Just why did Johnny visit the Locos? No idea. What was the point of the long tunnel and Johnny's fears. Other than story padding. Eventually I lost interest and fell asleep. Give me pink leeches and butterflies anyday. Franklin Bleak...the bad guy. Ha ha ha. A limp dope. My mom could put him in his place. Bring back T. Royce...or Dr Souk. Is what I say.

You know. I wanted to ask. Sure. Johnny and Esmee had a crush on each other in school. But after so many years. Why couldn't they just give each other a hug and go share a drink together at some bar? As far as I could tell. There was no justification for them going to bed with each other. Other than they'd spent too much stress time together.

Three quarters of the way into the novel and the reader is still only about an hour from the start. Where's the progression in plot and character development? In a way it was like the final chapter was just stuck on by someone else's orders.

Also. A word about Suzi Toussi. Didn't she dump Hawkins and take up with another SDF member in a previous novel? And didn't Hawkins breathe a sigh of relief when she moved on from him? And suddenly she's being built up as the drop-dead gorgeous heroine for a future novel? No thank you. I had enough problems with seeing Cody as a deserving case after she slept with half of central europe in her search for her father.

Actually. It has taken me 3 weeks of olympic perseverence to get to the end of the novel. I read the first 300 pages at my usual fast pace. Then I got so bored that I could only read about a paragraph a day for a while.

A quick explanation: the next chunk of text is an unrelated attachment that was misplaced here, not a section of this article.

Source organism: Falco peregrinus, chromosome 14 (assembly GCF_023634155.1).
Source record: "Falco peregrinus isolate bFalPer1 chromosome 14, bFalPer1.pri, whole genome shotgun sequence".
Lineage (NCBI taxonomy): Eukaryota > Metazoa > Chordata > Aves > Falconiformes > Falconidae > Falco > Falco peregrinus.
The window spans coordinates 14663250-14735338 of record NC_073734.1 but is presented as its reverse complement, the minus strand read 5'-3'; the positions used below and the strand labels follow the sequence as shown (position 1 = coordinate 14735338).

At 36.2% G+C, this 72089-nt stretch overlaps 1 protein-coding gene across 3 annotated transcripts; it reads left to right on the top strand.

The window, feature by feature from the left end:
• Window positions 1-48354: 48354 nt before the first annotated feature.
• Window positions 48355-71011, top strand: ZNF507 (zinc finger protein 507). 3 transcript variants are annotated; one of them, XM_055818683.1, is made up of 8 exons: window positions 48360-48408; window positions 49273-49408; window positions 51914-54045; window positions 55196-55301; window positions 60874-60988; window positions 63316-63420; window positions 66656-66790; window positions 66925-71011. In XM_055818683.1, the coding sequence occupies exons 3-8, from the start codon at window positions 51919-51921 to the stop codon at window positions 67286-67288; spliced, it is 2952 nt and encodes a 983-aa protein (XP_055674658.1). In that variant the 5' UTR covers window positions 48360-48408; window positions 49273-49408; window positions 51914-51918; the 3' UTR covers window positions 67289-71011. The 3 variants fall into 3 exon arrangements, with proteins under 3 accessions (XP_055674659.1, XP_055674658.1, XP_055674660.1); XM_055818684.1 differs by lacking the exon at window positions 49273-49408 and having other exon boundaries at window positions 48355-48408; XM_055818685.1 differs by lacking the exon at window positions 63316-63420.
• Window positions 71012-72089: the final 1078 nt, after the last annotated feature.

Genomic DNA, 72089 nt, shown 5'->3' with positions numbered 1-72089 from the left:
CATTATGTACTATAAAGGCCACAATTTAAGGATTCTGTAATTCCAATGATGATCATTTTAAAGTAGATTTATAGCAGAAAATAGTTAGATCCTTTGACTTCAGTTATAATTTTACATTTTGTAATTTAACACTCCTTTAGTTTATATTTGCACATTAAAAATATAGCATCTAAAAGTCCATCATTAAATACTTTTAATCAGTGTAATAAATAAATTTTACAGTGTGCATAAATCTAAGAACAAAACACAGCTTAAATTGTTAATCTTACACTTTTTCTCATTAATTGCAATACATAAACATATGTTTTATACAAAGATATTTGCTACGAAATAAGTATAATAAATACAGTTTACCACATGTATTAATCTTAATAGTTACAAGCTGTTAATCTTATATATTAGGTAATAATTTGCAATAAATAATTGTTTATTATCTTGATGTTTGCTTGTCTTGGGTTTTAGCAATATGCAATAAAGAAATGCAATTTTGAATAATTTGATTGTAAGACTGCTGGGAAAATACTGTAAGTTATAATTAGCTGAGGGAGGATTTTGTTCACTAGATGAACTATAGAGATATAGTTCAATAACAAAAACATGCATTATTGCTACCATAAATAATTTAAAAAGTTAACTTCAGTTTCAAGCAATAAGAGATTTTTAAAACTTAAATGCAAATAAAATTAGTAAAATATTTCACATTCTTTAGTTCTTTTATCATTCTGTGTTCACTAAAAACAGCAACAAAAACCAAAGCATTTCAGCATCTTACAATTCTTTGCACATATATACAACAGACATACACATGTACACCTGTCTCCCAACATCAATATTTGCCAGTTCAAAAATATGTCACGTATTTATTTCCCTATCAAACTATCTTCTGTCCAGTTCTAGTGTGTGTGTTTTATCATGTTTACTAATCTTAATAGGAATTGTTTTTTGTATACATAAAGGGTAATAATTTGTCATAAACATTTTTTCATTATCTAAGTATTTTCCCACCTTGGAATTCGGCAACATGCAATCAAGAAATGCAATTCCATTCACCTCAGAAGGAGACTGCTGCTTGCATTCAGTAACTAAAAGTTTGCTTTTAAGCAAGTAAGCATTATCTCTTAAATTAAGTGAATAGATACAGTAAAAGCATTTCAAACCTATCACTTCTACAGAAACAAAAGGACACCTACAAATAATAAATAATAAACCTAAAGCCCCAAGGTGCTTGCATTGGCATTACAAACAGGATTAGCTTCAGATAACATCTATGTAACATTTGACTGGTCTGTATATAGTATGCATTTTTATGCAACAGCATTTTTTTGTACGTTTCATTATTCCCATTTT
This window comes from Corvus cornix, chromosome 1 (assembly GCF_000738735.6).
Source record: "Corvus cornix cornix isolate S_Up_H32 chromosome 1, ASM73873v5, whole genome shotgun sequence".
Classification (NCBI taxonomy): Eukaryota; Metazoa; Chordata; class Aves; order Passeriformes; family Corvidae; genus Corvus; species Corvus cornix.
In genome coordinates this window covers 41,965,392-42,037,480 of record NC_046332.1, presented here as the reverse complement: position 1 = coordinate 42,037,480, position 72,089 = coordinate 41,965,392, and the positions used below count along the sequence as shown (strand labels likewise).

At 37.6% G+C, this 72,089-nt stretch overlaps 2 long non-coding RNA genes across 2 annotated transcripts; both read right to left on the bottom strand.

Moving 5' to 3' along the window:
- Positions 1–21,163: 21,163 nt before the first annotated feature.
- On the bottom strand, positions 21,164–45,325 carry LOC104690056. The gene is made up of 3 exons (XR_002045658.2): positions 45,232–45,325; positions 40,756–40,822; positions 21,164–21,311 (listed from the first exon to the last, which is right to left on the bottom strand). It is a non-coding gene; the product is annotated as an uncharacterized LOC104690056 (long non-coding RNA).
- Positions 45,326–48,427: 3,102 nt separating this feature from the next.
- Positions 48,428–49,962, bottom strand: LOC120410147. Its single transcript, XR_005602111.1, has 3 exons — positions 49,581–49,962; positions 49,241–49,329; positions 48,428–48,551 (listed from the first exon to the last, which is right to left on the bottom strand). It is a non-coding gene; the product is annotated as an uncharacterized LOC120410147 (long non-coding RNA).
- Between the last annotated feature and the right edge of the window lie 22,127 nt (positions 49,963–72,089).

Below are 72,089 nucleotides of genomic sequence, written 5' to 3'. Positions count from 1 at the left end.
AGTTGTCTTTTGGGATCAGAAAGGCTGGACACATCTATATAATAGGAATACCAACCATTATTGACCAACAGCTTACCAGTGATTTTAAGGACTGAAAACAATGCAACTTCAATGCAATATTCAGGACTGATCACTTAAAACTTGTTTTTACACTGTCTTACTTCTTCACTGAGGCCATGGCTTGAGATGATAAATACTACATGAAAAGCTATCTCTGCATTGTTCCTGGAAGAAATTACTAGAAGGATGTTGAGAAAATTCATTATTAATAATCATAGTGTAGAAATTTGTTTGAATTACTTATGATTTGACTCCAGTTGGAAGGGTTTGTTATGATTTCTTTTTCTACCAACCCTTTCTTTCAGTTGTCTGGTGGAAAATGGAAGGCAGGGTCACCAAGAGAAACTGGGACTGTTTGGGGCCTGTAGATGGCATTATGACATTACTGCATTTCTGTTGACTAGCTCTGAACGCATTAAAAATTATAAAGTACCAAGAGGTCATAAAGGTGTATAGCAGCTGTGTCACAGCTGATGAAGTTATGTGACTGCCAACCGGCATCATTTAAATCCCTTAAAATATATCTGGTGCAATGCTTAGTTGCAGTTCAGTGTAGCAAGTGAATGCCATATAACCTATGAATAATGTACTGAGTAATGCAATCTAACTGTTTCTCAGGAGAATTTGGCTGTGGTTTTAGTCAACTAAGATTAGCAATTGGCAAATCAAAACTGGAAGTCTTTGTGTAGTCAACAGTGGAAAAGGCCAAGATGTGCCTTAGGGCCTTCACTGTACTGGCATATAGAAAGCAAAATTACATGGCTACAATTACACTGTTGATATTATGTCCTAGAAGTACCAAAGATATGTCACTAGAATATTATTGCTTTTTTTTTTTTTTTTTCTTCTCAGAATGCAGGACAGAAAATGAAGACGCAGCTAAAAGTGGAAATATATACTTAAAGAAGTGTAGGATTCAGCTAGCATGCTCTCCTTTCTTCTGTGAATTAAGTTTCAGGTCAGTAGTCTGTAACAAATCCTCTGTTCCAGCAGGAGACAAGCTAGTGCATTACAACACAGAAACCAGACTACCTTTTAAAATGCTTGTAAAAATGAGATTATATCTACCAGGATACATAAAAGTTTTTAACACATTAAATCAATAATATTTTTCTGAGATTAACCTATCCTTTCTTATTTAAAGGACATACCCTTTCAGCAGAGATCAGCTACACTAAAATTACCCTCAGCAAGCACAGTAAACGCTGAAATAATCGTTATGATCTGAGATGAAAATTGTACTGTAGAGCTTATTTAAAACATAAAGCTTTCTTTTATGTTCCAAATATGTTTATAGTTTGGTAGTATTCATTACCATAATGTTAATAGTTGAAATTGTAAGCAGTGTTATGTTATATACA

I'm still wondering. Is the new J.T story line a great big tease for the next novel? Or is it an ongoing thread that will appear in all the following novels? Just like the original thread. Whatever. The new J.T thread completely overshadowed the main plot. Jeez!!! J.T is the big deep tragedy of Steel Street. And suddenly he's alive???!!! How could Tara even mention his name and expect regular readers to be interested in Esmee and Johnny's light-weight escapades? When General Grant first showed in chapter 11, well, that's when I lost 90% interest in the main couple. I don't know about other readers. But I could do with either or both Dylan and Hawkins featuring big in another novel. I want the J.T. mystery to be solved. Right now.


Saturday, 6 September 2008

A Wicked Liaison by Christine Merrill

I so loathed that cold-hearted coward Constance. And yes. She is the heroine of the romance. Why the hero, Tony, gave her even the time of day certainly defied any reason I could muster. Constance is so horrible to him. Refusing to see him during daylight because she thinks he is beneath her social station. Yet Tony is the one who rescues her from almost certain prostitution and destitution. Constance married a man old enough to be her father because he had a title. And could not please him sufficiently to stop him taking a mistress. Even now, after her first aged husband’s death, Constance is yet again willing to wed anyone, anyone with a title, so long as they give her security and respectability. She is so horrible. How is this novel a romance? Oh. Because she gets all emotional when she’s with Tony. Actually she treats him with no respect. She acts like his pimp in many ways. Getting him to steal this and that, then hand over his money to her. She’s continually cruel and hurtful towards the hero. Even the nominal villain, Lord Jack Barton, treats her with way too much respect.

Poor Tony. Of course in the end Constance declares her love for him. But that is only because she is expecting Tony’s baby. I doubt even a single day will pass in the next 20 years when she doesn’t remind him how she married beneath her station. Poor Tony.

Friday, 5 September 2008

Wild Card by Lora Leigh

Jeez. Who'da thought that a writer of erotica would come up with a modern romance about everlasting love? Jeez.

Did I say I absolutely love this book?

Did I say I absolutely loved the things I hated in so many of the author's previous novels? The small-town politics. The southern melodrama. The screaming hysterics. Well. I absolutely loved them all in Wild Card.